Home and Garden
How to grow practically everything by Zia Allaway, Lia Leendertz — This hefty volume is truly chock full of ideas for gardening projects. From creating garden beds to container gardening to edibles to attracting wildlife, this book really covers a lot of ground (ha!). Beginners will find the introductory sections useful, while more seasoned gardeners will be able to jump in to the particular project that suits their interest.
Great gardens of America by Tim Richardson ; photographs by Andrea Jones — From New York to California, Ohio to Florida, this beautiful book features full-color photographs of gardens all over the United States and Canada. The gardens range from formal to meadow to whimsical, and you'll not only get ideas for your own garden, but perhaps even ideas of places you'd like to visit.
I am an excellent armchair decorator. This does not mean that I like to decorate armchairs. No, I like to sit in my cozy chair, poring over lovely oversized books on interior decorating, and fantsize over the house I might someday have. And this month's bumper crop of design books offers plenty to dream about.
Alexa Hampton: the language of interior design by Alexa Hampton
Timeless elegance: the houses of David Easton by David Easton with Annette Tapert
A virtual cornucopia of foods and other items for your Thanksgiving feast will be available to buy at Canton's Fall Harvest Market this Sunday, November 21, from 9:00AM to 2:00PM at the Cady-Boyer Barn, in Preservation Park at 500 N. Ridge Rd. (approx. 1/4 mile north of Cherry Hill Rd.). Nearly two dozen local Michigan farmers and vendors will offer market favorites, including: turkeys, pie pumpkins, farm eggs, apples, spices, cider, natural meats, stuffing, artisan breads, salad greens, winter squash, sausage, pasta, honey, pies and other baked goods, pierogi, flower arrangements, dog treats and much more. Some vendors are taking pre-orders for your convenience.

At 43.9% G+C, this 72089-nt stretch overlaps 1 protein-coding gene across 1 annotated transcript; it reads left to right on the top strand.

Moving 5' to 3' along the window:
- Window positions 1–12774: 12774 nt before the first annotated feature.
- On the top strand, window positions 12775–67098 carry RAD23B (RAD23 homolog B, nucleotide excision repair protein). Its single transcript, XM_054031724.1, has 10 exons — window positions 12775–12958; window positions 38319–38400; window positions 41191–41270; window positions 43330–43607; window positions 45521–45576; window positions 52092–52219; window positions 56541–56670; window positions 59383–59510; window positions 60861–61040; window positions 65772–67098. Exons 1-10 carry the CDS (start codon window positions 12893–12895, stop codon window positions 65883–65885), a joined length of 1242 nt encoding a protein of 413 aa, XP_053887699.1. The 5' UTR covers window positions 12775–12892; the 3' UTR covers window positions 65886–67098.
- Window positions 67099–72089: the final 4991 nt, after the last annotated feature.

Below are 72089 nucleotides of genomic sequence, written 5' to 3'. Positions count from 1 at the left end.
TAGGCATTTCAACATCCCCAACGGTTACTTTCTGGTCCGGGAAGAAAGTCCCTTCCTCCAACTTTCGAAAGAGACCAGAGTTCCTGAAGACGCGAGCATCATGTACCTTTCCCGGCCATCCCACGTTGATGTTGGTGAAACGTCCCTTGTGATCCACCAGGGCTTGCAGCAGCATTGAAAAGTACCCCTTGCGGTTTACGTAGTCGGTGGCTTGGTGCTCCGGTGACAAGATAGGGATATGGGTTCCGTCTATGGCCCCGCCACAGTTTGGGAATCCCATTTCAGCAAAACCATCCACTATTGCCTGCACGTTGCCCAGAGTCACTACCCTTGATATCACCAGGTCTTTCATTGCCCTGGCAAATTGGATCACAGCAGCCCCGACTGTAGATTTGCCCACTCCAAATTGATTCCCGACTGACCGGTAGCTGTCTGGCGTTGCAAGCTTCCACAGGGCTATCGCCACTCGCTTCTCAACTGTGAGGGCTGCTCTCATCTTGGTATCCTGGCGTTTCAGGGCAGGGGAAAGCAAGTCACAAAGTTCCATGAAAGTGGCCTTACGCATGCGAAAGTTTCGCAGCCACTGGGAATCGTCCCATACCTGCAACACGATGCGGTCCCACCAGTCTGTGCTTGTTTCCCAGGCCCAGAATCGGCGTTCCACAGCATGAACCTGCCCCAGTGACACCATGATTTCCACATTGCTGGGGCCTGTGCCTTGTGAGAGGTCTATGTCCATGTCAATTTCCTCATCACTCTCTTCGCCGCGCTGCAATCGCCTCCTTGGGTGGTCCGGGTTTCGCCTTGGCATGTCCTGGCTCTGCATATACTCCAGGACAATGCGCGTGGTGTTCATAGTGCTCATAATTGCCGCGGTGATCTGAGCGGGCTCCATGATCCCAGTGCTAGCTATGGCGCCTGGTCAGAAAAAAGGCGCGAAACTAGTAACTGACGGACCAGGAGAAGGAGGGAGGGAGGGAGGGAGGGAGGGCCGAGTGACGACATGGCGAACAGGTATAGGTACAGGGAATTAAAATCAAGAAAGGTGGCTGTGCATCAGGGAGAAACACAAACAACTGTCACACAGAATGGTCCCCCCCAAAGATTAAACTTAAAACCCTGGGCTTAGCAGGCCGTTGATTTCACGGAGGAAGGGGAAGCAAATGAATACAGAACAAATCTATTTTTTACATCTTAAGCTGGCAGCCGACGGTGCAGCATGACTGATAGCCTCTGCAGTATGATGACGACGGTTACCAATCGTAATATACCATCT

Romantic gardens : nature, art, and landscape design by Elizabeth Barlow Rogers, Elizabeth S. Eustis, John Bidwell — Gardening season is winding down here, but we can always go to a book like this to tide us over. The authors focus on gardens of all types in the Romantic period and include drawings, paintings, and hand-drawn landscape plans of the era. Art lovers and history buffs will enjoy this just as much as gardeners.
Jeffrey Bilhuber's design basics: expert solutions for designing the house of your dreams by Jeffrey Bilhuber with Annette Tapert; foreword by Anna Wintour
Interior inspirations by Roger Banks-Pye; Colefax and Fowler; photography by James Merrell
Stephen Forrest will talk about his experiences with his "off-the-grid" house in Vermont. Forrest is Vice President of Research at the University of Michigan as well as a Professor of Engineering, Computer Science, and Physics.
Dr. Forrest will speak at the Hatcher Library Gallery at the University of Michigan-Ann Arbor on Tuesday, October 26, from 5:30-7:00PM.
The nonstop garden : a step-by-step guide to smart plant choices and four-season landscapes by Stephanie Cohen & Jennifer Benner — We would all love for our gardens to be bursting with color and interest all year long, but it takes a little planning to achieve. Cohen and Benner offer a number of strategies for designing a year-round garden and have included ten design plans for those just starting as well as loads of suggestions for trees, shrubs, perennials, bulbs, and more.
Guide to Michigan vegetable gardening by James A. Fizzell